For all of its expected action and drama, the new "Halo 4" boils down to an essential question: Are its central characters humans, machines or something in between?
The answer may still be unclear by the time you're done playing this fantastic game.
This edition of the hugely popular "Halo" franchise was developed by 343 Industries, which took over after Bungie Studios, creators of the first four games, split from Microsoft. To its credit, 343 Industries has retained the intense first-person shooter action "Halo" fans are used to but upped the emotional interplay between the iconic Master Chief and his artificial-intelligence companion, Cortana.
The action begins with Master Chief in cryosleep and Cortana starting to undergo rampancy, a condition for older AIs in which they actually think themselves to death. At one point, Cortana likens it to having 1,000 arguments with herself, but she tries desperately to hang on to her sanity to help the Chief, her human ally.
The connection between these two characters makes this campaign really special. From the opening scene with Catherine Halsey, the creator of the story's super-soldier program, to its climax, the tension between humans and machines runs throughout the story.
Cortana seems more emotive than before -- a welcome addition to the character. Master Chief retains his detached, no-nonsense soldier persona for most of the campaign, but there are moments you want his helmet to come off so you can see the facial expressions you sense he's making.
"Halo 4" hooked me emotionally before I realized it. Some scenes made me feel waves of despair or elation before I recognized I was mirroring the emotions in the game -- truly a sign of an immersive experience.
The graphics of "Halo 4" are outstanding in their detailed depictions of characters and background environments. Whether foliage for a jungle setting or the individualized movement of little bits of wreckage, each scene is treated with careful attention to the smallest element.
Characters look like live-action actors, and their movements and emotions have a realistic, almost filmlike quality. This technique has been used in other games, but "Halo 4" raises the bar for others to emulate.
The voice acting and dialogue are fantastic and help pull you into the story. You'll quickly hate some characters based merely on the inflection in their voice. (You may even wish you could shoot them in the face -- I know I did -- but you can't.)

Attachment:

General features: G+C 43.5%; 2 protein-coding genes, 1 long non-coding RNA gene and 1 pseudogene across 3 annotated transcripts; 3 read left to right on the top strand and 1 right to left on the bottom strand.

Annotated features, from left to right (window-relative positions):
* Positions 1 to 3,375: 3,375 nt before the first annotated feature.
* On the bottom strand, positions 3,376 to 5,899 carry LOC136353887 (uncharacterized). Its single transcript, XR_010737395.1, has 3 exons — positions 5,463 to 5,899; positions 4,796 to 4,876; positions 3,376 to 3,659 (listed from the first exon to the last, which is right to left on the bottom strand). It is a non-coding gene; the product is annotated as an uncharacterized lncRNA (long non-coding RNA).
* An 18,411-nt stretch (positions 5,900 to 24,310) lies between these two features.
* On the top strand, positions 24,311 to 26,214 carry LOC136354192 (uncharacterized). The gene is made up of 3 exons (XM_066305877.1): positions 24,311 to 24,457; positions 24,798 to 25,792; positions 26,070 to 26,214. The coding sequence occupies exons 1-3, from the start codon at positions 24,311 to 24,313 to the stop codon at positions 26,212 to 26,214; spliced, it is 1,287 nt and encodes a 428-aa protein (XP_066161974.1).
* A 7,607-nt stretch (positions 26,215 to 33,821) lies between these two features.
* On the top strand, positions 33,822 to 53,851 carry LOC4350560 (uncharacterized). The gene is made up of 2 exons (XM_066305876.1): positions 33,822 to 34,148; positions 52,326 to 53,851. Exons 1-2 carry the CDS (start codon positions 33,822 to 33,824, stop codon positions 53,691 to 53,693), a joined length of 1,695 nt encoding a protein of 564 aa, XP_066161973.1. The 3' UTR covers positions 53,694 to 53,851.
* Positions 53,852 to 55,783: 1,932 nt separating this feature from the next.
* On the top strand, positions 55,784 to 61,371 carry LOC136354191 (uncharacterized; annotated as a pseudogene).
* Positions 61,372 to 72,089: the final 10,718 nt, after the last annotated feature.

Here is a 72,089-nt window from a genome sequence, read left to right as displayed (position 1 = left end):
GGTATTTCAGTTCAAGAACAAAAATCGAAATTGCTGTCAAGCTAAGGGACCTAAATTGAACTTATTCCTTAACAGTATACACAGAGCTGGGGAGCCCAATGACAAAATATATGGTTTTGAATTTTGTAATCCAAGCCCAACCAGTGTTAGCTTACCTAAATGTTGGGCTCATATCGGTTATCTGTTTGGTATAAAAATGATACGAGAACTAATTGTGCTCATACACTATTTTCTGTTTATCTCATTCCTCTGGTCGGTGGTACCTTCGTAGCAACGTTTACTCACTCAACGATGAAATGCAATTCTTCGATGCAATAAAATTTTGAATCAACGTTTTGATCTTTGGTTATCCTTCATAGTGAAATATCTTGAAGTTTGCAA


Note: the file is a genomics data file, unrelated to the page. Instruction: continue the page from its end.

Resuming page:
The game introduces a new character from the recent "Halo" Web series, and I sometimes wondered if I was missing inside jokes from the related "Halo" books. But knowing the entire "Halo" universe isn't a prerequisite to enjoying this game.
There are eight missions in the single-player campaign, with plenty of weapons and vehicles from which to choose. Combat in the game seemed more strategic than the straightforward, hard-charging style we've come to know from previous "Halo" titles. For example, using the armor's jump-pack accessory allows players to leap up to hidden spots and pick off enemies. And other armor abilities allow Master Chief to create a floating turret, which I found great for thinning out a battlefield before wading in.
Don't worry, fans -- the big action sequences are still there. "Halo 4's" epic fight sequences require players to confront waves of enemies in one mission, then pick off bad guys one by one in another. And of course, co-op and online multiplayer action is available if you want to include a friend or try your luck against an opponent.
Despite all the mayhem, what stood out for me about "Halo 4" was the story. The new developers made an effort to delve into the characters we've known over the years and morph them into something fresh.
The "man or machine" question becomes more prevalent as the game progresses, and I found myself looking at different missions and scenes through that lens. Is Cortana more human as her mind begins to splinter? Does John-117, the solder we know as Master Chief, become a robotic killing machine?
Or have both influenced each other so much that the differences we expect between the two become mixed, creating a symbiotic relationship that only becomes evident when one side lets down the other?
During one tense scene, Master Chief tells Cortana, "I was supposed to protect you." She replies, "We were supposed to protect each other."
The deepening interactions between these two main characters enhance the narrative and make "Halo 4" a wonderful new addition to a beloved franchise -- and the best "Halo" campaign so far. It keeps me wanting to play over and over again.
"Halo 4" is available now throughout most of the world and will be available Thursday